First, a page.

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Acclaimed Australian artist Ben Quilty will unveil first major exhibition in South Australia

BY Samuel Squire | 11-Feb-2019
The Art Gallery of South Australia kicks off its national tour of Quilty from the beginning of March with an opening night featuring hip-hop group The Herd.
Ben Quilty, Art Gallery of South Australia
Developed by the Art Gallery of South Australia, the exhibition from the Australian war artist, Ben Quilty, will be opened at the beginning of March as part of the Adelaide Festival.

Urthboy, the front man for The Herd said the opening would be their first show in Adelaide in six years.

“Adelaide is a special place to be during the Festival and the Fringe so we can’t wait to get amongst it,” said Urthboy.

Quilty is a contemporary Australian artist, whose dark and surreal paintings about issues like the war in Afghanistan and the Bali Nine have gained him international acclaim.

Curated by the Art Gallery of South Australia’s Assistant Director Dr Lisa Slade, the exhibition extends from Quilty’s early reflections on the initial rituals performed by young Australian men to his personal experience as an official war artist in Afghanistan and his endeavour to save the lives of Andrew Chan and Myuran Sukumaran, two of the Bali Nine.

“The exhibition presents a portrait of a socially engaged contemporary artist who is committed to art’s capacity to instigate change. Quilty’s subjects are never objectified, but always rendered through the lens of personal experience,” said Dr Slade.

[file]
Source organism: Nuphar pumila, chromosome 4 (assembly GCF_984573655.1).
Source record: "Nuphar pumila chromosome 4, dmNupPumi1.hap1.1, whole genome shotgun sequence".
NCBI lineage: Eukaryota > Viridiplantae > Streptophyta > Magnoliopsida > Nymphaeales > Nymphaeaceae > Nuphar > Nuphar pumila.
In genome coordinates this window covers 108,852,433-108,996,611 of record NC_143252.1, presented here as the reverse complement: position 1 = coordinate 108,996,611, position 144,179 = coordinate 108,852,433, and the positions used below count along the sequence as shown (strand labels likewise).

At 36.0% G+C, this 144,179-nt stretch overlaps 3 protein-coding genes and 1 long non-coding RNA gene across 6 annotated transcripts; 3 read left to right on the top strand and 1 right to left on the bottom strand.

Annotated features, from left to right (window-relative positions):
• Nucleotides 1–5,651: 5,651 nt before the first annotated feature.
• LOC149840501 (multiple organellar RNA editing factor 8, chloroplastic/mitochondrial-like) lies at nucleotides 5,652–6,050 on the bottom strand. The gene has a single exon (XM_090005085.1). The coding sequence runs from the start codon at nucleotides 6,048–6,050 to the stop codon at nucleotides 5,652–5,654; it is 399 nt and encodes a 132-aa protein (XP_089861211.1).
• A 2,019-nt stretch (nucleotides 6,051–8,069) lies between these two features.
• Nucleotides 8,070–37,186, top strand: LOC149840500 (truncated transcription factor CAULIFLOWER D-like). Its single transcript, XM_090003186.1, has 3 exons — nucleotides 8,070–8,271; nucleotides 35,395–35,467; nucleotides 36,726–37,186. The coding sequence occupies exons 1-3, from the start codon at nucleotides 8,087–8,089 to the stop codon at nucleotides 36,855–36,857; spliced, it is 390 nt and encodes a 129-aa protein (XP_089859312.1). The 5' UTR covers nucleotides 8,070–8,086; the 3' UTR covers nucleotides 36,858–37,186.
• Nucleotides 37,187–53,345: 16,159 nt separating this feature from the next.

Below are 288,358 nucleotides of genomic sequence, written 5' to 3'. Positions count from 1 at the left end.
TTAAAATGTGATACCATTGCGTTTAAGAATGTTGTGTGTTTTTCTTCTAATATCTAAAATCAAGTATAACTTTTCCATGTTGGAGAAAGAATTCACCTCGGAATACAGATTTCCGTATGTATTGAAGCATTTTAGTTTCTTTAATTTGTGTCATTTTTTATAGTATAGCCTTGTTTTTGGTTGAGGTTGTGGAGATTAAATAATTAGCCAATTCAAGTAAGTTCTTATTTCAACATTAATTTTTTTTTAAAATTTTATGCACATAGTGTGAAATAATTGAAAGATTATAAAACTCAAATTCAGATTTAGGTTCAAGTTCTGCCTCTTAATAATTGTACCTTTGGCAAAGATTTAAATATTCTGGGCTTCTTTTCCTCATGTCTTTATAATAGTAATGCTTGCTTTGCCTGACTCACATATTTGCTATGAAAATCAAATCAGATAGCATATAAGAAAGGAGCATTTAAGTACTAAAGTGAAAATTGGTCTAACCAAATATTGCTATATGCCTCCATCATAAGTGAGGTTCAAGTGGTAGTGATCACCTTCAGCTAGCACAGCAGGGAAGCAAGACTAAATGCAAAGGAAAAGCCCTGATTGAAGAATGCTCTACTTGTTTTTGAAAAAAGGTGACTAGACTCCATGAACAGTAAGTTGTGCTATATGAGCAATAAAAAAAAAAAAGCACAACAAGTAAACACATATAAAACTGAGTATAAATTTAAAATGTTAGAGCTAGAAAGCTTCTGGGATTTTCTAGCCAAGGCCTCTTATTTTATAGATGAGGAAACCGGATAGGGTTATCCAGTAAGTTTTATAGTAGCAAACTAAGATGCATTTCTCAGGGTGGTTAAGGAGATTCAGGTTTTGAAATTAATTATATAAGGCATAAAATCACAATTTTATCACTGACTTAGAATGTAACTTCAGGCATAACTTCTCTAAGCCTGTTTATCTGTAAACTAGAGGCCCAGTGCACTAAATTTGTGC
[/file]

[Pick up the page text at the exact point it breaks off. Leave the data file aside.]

“For most of this century Quilty has been delivering urgent visions of our time in history. An unlikely activist, he wields paint to draw our attention to our responsibility as critical citizens in an increasingly fraught world.”

Ben Quilty said his work is about “working out how to live in this world, it’s about compassion and empathy but also anger and resistance.”

“Through it I hope to push compassion to the front of national debate,” he said.

Art critic John McDonald, said Quilty’s radical humanism has lured him outside the sedate spaces of the art gallery into war zones, refugee camps, and the Bali prison where Myuran Sukumaran and Andrew Chan were executed.

“Not many of us would willingly undertake such journeys, which reveal Quilty’s compassion for the victim, and his determination to use his skills and an increasingly high profile to make a difference,” McDonald said.

Presented in Adelaide as part of the 2019 Adelaide Festival and with support from the Neilson Foundation as Principal Donor and Lipman Karas as National Sponsor, Quilty will be open in Adelaide from 2 March to 2 June 2019.